Mercury levels rise in Minnesota fish
Mercury concentrations in northern pike and walleye have increased since the mid-1990s, after a substantial decrease over the previous decade, according to a study released Tuesday, the Pioneer Press reported.
The Minnesota Pollution Control Agency conducted the study, which was published last week in Environmental Science & Technology. The data were collected from fish in 845 Minnesota lakes, the Star Tribune reported.
The results are surprising, MPCA scientist Bruce Monson told the Pioneer Press. The increase in methylmercury is a concern, because it contaminates fish, and can harm humans or other plants and animals.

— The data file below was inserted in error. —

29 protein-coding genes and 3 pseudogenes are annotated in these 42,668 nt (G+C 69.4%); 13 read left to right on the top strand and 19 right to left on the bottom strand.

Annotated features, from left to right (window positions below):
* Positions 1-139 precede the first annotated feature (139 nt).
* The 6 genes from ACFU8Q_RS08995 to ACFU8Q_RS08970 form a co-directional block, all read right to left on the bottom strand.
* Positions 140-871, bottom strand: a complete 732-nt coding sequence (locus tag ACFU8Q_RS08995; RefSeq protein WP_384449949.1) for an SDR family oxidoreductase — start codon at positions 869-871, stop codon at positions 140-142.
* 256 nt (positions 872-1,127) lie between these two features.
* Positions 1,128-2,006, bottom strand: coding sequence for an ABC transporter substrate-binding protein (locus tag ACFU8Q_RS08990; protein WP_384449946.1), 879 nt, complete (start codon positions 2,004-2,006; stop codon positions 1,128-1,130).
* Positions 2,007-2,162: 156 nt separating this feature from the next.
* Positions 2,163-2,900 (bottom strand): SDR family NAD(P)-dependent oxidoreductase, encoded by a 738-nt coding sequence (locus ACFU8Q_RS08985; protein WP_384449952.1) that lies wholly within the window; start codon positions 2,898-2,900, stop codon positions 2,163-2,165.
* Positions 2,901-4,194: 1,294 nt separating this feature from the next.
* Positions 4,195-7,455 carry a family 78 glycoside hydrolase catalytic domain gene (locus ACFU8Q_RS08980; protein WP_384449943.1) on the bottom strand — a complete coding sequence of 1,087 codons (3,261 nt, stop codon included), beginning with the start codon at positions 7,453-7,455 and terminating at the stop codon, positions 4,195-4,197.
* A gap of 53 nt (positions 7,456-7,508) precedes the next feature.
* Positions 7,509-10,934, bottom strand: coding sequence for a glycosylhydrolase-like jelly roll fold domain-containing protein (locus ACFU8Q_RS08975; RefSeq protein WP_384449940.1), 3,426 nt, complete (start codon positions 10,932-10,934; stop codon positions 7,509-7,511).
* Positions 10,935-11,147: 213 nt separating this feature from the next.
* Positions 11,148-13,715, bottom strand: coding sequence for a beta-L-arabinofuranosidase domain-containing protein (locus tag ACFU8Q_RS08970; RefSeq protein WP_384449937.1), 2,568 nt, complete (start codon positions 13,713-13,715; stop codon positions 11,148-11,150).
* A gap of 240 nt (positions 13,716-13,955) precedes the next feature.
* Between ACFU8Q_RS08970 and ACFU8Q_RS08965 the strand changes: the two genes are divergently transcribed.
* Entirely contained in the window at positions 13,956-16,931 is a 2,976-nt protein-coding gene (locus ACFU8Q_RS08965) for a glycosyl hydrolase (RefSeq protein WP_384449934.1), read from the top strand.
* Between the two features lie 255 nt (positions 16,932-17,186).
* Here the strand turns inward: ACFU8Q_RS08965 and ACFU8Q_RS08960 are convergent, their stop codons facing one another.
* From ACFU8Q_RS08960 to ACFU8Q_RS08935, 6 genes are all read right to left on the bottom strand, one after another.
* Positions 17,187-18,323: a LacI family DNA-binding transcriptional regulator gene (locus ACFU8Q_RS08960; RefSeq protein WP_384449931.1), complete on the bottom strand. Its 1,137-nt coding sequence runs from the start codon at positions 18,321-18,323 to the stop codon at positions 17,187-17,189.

Monson and the other MPCA scientists have concluded that the primary source of the mercury is unlikely to be local, since the observed increase is statewide, the Star Tribune reported.
Increased mercury emissions worldwide, as well as global climate change, contribute to the problem. Emissions in Minnesota, however, have decreased significantly over the past two decades, the Pioneer Press reported.
The mercury in the atmosphere can be converted into methylmercury by aqueous bacteria, and enters the food chain, resulting in high concentrations among large predatory fish, the Star Tribune reported.
The MPCA scientists are advocating for addressing the issue by reducing mercury emissions internationally, the Star Tribune reported.